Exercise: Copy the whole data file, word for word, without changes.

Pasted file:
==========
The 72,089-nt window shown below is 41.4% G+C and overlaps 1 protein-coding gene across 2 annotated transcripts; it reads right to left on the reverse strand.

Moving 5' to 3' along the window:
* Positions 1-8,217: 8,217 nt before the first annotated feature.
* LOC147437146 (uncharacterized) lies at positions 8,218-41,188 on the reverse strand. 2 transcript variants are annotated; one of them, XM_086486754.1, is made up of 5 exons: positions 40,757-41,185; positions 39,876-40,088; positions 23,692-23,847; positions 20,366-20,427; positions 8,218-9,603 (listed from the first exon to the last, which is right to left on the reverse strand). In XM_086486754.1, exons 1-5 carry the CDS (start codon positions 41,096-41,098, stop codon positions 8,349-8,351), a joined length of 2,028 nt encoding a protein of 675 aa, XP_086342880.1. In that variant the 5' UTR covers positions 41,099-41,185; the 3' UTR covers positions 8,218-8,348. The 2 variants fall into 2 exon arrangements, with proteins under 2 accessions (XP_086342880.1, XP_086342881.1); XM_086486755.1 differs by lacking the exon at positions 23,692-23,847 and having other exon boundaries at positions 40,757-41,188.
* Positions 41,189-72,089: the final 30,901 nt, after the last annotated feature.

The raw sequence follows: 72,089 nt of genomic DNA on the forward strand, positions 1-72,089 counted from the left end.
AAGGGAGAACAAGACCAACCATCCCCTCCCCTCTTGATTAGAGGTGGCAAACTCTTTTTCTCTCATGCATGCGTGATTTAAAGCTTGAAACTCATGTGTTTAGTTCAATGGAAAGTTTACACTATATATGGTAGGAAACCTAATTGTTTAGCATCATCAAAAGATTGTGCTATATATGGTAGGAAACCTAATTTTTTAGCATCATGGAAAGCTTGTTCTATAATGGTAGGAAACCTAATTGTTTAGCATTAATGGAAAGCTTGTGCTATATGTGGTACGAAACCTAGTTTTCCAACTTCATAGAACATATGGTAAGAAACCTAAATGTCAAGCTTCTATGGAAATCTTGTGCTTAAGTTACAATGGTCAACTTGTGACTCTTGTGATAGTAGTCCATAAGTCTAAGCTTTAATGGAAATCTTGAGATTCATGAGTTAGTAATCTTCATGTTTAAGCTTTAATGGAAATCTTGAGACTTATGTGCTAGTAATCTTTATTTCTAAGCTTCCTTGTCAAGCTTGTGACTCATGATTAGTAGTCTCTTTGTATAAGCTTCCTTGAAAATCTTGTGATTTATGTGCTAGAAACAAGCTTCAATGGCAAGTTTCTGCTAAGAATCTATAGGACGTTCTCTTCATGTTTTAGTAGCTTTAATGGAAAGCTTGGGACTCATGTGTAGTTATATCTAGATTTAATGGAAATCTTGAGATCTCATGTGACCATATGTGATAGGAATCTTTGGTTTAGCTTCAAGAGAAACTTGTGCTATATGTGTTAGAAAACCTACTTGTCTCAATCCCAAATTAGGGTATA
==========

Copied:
The 72,089-nt window shown below is 41.4% G+C and overlaps 1 protein-coding gene across 2 annotated transcripts; it reads right to left on the reverse strand.

Moving 5' to 3' along the window:
* Positions 1-8,217: 8,217 nt before the first annotated feature.
* LOC147437146 (uncharacterized) lies at positions 8,218-41,188 on the reverse strand. 2 transcript variants are annotated; one of them, XM_086486754.1, is made up of 5 exons: positions 40,757-41,185; positions 39,876-40,088; positions 23,692-23,847; positions 20,366-20,427; positions 8,218-9,603 (listed from the first exon to the last, which is right to left on the reverse strand). In XM_086486754.1, exons 1-5 carry the CDS (start codon positions 41,096-41,098, stop codon positions 8,349-8,351), a joined length of 2,028 nt encoding a protein of 675 aa, XP_086342880.1. In that variant the 5' UTR covers positions 41,099-41,185; the 3' UTR covers positions 8,218-8,348. The 2 variants fall into 2 exon arrangements, with proteins under 2 accessions (XP_086342880.1, XP_086342881.1); XM_086486755.1 differs by lacking the exon at positions 23,692-23,847 and having other exon boundaries at positions 40,757-41,188.
* Positions 41,189-72,089: the final 30,901 nt, after the last annotated feature.

The raw sequence follows: 72,089 nt of genomic DNA on the forward strand, positions 1-72,089 counted from the left end.
AAGGGAGAACAAGACCAACCATCCCCTCCCCTCTTGATTAGAGGTGGCAAACTCTTTTTCTCTCATGCATGCGTGATTTAAAGCTTGAAACTCATGTGTTTAGTTCAATGGAAAGTTTACACTATATATGGTAGGAAACCTAATTGTTTAGCATCATCAAAAGATTGTGCTATATATGGTAGGAAACCTAATTTTTTAGCATCATGGAAAGCTTGTTCTATAATGGTAGGAAACCTAATTGTTTAGCATTAATGGAAAGCTTGTGCTATATGTGGTACGAAACCTAGTTTTCCAACTTCATAGAACATATGGTAAGAAACCTAAATGTCAAGCTTCTATGGAAATCTTGTGCTTAAGTTACAATGGTCAACTTGTGACTCTTGTGATAGTAGTCCATAAGTCTAAGCTTTAATGGAAATCTTGAGATTCATGAGTTAGTAATCTTCATGTTTAAGCTTTAATGGAAATCTTGAGACTTATGTGCTAGTAATCTTTATTTCTAAGCTTCCTTGTCAAGCTTGTGACTCATGATTAGTAGTCTCTTTGTATAAGCTTCCTTGAAAATCTTGTGATTTATGTGCTAGAAACAAGCTTCAATGGCAAGTTTCTGCTAAGAATCTATAGGACGTTCTCTTCATGTTTTAGTAGCTTTAATGGAAAGCTTGGGACTCATGTGTAGTTATATCTAGATTTAATGGAAATCTTGAGATCTCATGTGACCATATGTGATAGGAATCTTTGGTTTAGCTTCAAGAGAAACTTGTGCTATATGTGTTAGAAAACCTACTTGTCTCAATCCCAAATTAGGGTATA